official lottery

The Official Pennsylvania Lottery App offers fun, convenience, and information to players on the go. Get the latest winning numbers, purchase tickets, and see the results for all of your favorite games, including Scratch-Offs, Draw, Keno, and Xpress Sports. Download the app today, enter your mobile number or text APP to 66835, and start playing!

The word lottery is an English variant of the French noun lotte, meaning “drawing lots.” The first state-sanctioned lottery was held in New Hampshire in 1964. The success of this venture inspired more than 20 other states to introduce their own versions. Today, 48 states and the District of Columbia operate lotteries. Despite the wide variety of lotteries, they share many similarities: each legislates a legal monopoly for itself; establishes a public agency or corporation to administer its operations (as opposed to licensing a private firm in return for a percentage of profits); begins with a modest number of relatively simple games; and, due to ongoing pressure to generate revenues, progressively expands its offerings, introducing new types of games and more complex strategies.

State officials largely make their policy decisions piecemeal, with little overall oversight and almost no coordination with one another. The result is that, as in other gambling industries, lottery officials are often able to capture enormous profits without having to do much work. Moreover, even when money from the lottery is “earmarked” for a particular purpose, such as public education, the legislature retains the right to reduce the appropriations it would otherwise allot to the program from its general fund.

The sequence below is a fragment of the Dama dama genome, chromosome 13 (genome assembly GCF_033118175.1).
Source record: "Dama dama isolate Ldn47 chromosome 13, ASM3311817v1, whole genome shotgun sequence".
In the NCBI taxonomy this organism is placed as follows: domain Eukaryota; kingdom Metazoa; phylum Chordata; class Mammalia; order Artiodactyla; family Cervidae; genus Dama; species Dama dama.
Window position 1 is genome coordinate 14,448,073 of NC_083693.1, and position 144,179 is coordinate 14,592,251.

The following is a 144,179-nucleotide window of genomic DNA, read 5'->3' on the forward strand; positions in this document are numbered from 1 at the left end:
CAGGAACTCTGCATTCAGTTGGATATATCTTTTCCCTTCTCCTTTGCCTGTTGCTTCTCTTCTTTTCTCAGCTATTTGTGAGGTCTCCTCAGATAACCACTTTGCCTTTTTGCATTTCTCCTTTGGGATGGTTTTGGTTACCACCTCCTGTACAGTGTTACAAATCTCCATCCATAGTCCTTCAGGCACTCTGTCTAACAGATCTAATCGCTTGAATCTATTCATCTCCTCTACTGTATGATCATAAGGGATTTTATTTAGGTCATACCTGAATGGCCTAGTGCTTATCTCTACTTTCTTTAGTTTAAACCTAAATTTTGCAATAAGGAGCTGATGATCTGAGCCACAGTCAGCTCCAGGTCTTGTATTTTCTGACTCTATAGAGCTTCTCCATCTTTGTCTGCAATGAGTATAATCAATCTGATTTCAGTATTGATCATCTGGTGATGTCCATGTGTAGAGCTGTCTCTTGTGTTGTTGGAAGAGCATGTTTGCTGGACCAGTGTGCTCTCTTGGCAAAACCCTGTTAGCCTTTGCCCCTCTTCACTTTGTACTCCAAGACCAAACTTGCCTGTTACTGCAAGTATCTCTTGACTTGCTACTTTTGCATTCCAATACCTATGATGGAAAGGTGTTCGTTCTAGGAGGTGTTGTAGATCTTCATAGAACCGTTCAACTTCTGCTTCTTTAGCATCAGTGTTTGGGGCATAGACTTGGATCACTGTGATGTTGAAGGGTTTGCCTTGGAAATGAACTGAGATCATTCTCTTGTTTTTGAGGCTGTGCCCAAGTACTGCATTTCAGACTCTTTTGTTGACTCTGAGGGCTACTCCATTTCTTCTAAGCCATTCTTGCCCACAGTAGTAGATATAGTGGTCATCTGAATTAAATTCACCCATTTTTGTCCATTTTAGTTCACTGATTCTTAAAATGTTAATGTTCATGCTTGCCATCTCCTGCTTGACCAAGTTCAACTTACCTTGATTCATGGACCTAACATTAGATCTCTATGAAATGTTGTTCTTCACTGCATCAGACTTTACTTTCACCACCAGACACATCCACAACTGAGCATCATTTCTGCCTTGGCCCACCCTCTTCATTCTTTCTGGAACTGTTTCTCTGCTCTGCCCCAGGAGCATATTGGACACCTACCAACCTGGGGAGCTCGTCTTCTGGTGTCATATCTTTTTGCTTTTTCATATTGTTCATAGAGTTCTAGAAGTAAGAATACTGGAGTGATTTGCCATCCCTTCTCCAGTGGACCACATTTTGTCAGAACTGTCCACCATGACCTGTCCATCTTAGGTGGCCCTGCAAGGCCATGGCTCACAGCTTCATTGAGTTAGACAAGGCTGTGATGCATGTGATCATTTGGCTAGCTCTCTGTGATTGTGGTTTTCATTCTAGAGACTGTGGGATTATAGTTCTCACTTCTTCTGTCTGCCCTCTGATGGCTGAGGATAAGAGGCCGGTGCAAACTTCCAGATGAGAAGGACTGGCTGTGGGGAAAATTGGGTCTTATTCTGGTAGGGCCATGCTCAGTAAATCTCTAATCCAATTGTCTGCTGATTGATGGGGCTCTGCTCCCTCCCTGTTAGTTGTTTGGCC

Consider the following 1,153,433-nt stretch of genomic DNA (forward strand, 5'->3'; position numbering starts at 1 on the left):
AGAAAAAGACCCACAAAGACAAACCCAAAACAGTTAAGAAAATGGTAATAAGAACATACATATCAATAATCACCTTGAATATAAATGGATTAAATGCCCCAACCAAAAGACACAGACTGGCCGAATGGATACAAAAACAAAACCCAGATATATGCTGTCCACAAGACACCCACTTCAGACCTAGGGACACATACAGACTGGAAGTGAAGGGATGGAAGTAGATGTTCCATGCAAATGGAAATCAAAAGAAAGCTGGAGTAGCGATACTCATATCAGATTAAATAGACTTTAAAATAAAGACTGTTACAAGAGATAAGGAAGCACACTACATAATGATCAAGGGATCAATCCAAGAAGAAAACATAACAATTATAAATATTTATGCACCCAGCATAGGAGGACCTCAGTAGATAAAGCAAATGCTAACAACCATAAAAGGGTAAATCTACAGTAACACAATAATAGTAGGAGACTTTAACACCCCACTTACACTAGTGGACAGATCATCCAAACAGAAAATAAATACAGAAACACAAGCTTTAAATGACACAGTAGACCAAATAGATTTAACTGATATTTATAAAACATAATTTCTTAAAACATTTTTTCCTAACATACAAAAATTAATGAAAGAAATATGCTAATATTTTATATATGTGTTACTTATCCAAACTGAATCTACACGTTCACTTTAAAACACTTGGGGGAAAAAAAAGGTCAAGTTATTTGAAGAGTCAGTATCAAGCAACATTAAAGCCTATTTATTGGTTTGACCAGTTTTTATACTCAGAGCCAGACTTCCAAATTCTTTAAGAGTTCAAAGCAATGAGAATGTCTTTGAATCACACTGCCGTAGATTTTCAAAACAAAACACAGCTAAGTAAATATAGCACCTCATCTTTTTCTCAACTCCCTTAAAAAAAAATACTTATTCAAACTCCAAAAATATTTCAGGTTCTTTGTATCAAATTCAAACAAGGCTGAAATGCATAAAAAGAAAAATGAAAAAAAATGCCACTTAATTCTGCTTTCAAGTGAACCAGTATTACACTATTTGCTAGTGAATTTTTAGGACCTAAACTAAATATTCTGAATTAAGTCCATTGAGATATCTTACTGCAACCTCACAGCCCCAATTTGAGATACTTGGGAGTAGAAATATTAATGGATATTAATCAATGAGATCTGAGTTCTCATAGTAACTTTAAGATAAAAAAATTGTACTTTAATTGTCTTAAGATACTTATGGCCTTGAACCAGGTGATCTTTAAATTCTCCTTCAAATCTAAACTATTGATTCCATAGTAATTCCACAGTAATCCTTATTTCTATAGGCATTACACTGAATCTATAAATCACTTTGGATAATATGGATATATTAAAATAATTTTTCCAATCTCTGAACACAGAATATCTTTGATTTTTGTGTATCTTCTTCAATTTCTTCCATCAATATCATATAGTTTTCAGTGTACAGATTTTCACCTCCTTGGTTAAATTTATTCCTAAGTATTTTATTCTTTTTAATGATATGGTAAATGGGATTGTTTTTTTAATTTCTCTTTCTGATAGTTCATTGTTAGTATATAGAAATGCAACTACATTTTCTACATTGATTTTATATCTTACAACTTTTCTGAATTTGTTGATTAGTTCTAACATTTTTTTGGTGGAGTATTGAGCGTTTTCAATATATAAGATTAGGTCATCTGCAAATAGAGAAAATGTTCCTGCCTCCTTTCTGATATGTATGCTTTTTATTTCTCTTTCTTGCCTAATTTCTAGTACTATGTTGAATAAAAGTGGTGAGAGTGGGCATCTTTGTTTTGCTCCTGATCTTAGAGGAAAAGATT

In addition to its inherent reliance on chance, the lottery has become notorious for its role in fueling gambling addiction and encouraging reckless behaviors. Lottery officials aren’t above using psychological tricks, from the design of the fronts of lottery tickets to the math behind their odds of winning, to keep people coming back for more. This is not inherently different from the tactics of tobacco companies or video-game manufacturers, but it is unusual for such strategies to be adopted by a government agency.

Despite the risks, lottery advocates argue that it is necessary to finance state services, and some even suggest that its existence is inevitable. They argue that gamblers will always play, so the state might as well benefit from their actions. This line of reasoning is flawed in a number of ways. First, it fails to consider the fact that gambling taxes are still a small portion of state budgets. Second, it ignores the fact that lottery games are inherently addictive, and that by promoting them, the state is creating a new generation of gamblers. In the end, it is difficult to see how the benefits of a lottery can outweigh the costs. A rethink is long overdue.